Endozoochory largely outweighs epizoochory in migrating passerines

José M. Costa, Jaime A. Ramos, Luís P. da Silva, Sérgio Timoteo, Pedro M. Araújo, Marcial S. Felgueiras, António Rosa, Cláudia Matos, Paulo Encarnação, Paulo Q. Tenreiro, Ruben H. Heleno

Published online: 
11 November 2013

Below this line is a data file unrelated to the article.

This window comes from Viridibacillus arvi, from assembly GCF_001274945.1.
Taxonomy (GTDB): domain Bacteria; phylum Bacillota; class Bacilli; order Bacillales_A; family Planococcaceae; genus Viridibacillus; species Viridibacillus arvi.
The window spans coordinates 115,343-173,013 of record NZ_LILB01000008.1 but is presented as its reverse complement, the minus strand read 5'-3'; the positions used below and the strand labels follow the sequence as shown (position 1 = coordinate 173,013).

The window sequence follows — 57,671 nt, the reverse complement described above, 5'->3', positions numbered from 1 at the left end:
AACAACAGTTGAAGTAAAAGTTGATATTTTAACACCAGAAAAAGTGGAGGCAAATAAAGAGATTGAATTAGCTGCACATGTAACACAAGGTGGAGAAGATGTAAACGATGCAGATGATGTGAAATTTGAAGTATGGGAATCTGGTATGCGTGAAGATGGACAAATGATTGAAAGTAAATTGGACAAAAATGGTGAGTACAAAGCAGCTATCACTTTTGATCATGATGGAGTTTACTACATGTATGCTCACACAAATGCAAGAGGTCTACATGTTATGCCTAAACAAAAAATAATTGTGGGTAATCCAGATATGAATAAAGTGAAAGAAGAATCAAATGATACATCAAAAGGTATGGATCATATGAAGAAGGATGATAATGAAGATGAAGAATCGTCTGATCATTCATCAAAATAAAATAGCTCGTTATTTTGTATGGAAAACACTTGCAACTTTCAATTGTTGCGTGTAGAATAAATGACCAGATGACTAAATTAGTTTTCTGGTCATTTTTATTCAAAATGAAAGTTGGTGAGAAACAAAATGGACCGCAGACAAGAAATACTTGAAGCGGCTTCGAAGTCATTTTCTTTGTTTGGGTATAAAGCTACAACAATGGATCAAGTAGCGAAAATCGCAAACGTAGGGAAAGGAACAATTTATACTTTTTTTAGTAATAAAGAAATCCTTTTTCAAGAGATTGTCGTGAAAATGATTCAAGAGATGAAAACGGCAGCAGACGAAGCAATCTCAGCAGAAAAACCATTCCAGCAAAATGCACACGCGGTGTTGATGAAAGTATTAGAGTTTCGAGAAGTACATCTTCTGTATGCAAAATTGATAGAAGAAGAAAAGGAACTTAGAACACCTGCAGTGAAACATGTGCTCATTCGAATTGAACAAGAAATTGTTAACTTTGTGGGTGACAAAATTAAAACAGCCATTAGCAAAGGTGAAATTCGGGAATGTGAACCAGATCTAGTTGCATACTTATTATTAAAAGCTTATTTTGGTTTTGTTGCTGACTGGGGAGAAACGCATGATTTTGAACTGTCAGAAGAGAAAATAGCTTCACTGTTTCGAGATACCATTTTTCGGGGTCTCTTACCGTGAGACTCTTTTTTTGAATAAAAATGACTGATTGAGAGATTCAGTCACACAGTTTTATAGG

Fruits and seeds are critical food sources for many European passerines during the autumn migration, which in turn contribute to disperse seeds either internally, i.e. after ingestion (endozoochory), or externally, when seeds adhere to the body surface (epizoochory). Despite the recognized importance of birds as seed dispersers, the vast majority of studies focused on endozoochory while the external transport of seeds is frequently invoked as being potentially important, but remains largely unexplored. This is particularly important during the post-breeding migration of passerines, the most ubiquitous and diverse movement of potential seed carriers across Europe and into Africa, which coincides with the fruiting peak of many plant species (August–October). Our aim was to evaluate the role of migrating birds as potential long-distance seed dispersers, and comparing the prevalence of epizoochory and endozoochory during post-breeding migration. We sampled 926 wild birds in nine locations in Portugal, and retrieved 1833 seeds of 19 plant species dispersed internally and only three seeds externally attached to three birds (Serinus serinus, Locustella naevia and Turdus merula), showing an endozoochory prevalence 85 times higher than that of epizoochory. Migrating and non-migrating passerines dispersed seeds equally. While two of the seeds transported externally had specific adaptations to epizoochory, namely spines (Torilis arvensis) and hooks (Galium aparine), the third is a large seed from a fleshy-fruited plant, Frangula alnus (i.e. typical endozoochorous syndrome). These seeds were found on bird species with different diets, but similar behaviour (ground foragers) and in similar habitats (open agro-ecosystems). Our results highlight the strong role of migrating passerines as potentially long-distance seed dispersers and show that, at least in the autumn, the prevalence of epizoochory is several orders of magnitude lower than that of endozoochory.